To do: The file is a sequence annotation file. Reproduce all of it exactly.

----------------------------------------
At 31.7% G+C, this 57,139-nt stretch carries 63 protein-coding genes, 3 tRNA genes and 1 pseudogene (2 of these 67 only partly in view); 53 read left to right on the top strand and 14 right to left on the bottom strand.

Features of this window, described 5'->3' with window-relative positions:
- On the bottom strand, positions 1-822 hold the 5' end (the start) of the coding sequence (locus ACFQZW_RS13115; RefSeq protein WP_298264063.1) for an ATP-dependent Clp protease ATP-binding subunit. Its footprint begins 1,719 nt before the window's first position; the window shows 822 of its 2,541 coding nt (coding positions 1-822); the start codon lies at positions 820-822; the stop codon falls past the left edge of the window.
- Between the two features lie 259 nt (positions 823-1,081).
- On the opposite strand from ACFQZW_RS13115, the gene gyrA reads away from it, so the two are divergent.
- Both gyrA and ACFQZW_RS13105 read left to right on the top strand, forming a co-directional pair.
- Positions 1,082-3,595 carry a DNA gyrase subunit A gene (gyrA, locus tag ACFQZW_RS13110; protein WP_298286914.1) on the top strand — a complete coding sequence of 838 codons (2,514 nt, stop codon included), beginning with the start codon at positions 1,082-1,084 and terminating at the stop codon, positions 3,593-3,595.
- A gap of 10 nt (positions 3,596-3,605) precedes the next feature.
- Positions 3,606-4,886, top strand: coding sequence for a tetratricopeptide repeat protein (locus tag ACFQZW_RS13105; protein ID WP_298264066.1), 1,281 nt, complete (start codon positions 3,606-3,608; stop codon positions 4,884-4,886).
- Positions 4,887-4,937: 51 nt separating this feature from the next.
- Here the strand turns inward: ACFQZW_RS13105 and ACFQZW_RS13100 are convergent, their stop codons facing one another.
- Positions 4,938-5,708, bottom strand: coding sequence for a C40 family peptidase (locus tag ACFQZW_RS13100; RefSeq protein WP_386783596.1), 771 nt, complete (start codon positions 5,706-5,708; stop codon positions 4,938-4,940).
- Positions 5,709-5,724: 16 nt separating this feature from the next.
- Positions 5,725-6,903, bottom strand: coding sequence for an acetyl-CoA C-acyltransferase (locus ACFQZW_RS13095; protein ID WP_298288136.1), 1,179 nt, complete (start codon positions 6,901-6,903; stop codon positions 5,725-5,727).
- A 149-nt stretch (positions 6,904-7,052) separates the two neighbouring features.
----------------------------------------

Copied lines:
At 31.7% G+C, this 57,139-nt stretch carries 63 protein-coding genes, 3 tRNA genes and 1 pseudogene (2 of these 67 only partly in view); 53 read left to right on the top strand and 14 right to left on the bottom strand.

Features of this window, described 5'->3' with window-relative positions:
- On the bottom strand, positions 1-822 hold the 5' end (the start) of the coding sequence (locus ACFQZW_RS13115; RefSeq protein WP_298264063.1) for an ATP-dependent Clp protease ATP-binding subunit. Its footprint begins 1,719 nt before the window's first position; the window shows 822 of its 2,541 coding nt (coding positions 1-822); the start codon lies at positions 820-822; the stop codon falls past the left edge of the window.
- Between the two features lie 259 nt (positions 823-1,081).
- On the opposite strand from ACFQZW_RS13115, the gene gyrA reads away from it, so the two are divergent.
- Both gyrA and ACFQZW_RS13105 read left to right on the top strand, forming a co-directional pair.
- Positions 1,082-3,595 carry a DNA gyrase subunit A gene (gyrA, locus tag ACFQZW_RS13110; protein WP_298286914.1) on the top strand — a complete coding sequence of 838 codons (2,514 nt, stop codon included), beginning with the start codon at positions 1,082-1,084 and terminating at the stop codon, positions 3,593-3,595.
- A gap of 10 nt (positions 3,596-3,605) precedes the next feature.
- Positions 3,606-4,886, top strand: coding sequence for a tetratricopeptide repeat protein (locus tag ACFQZW_RS13105; protein ID WP_298264066.1), 1,281 nt, complete (start codon positions 3,606-3,608; stop codon positions 4,884-4,886).
- Positions 4,887-4,937: 51 nt separating this feature from the next.
- Here the strand turns inward: ACFQZW_RS13105 and ACFQZW_RS13100 are convergent, their stop codons facing one another.
- Positions 4,938-5,708, bottom strand: coding sequence for a C40 family peptidase (locus tag ACFQZW_RS13100; RefSeq protein WP_386783596.1), 771 nt, complete (start codon positions 5,706-5,708; stop codon positions 4,938-4,940).
- Positions 5,709-5,724: 16 nt separating this feature from the next.
- Positions 5,725-6,903, bottom strand: coding sequence for an acetyl-CoA C-acyltransferase (locus ACFQZW_RS13095; protein ID WP_298288136.1), 1,179 nt, complete (start codon positions 6,901-6,903; stop codon positions 5,725-5,727).
- A 149-nt stretch (positions 6,904-7,052) separates the two neighbouring features.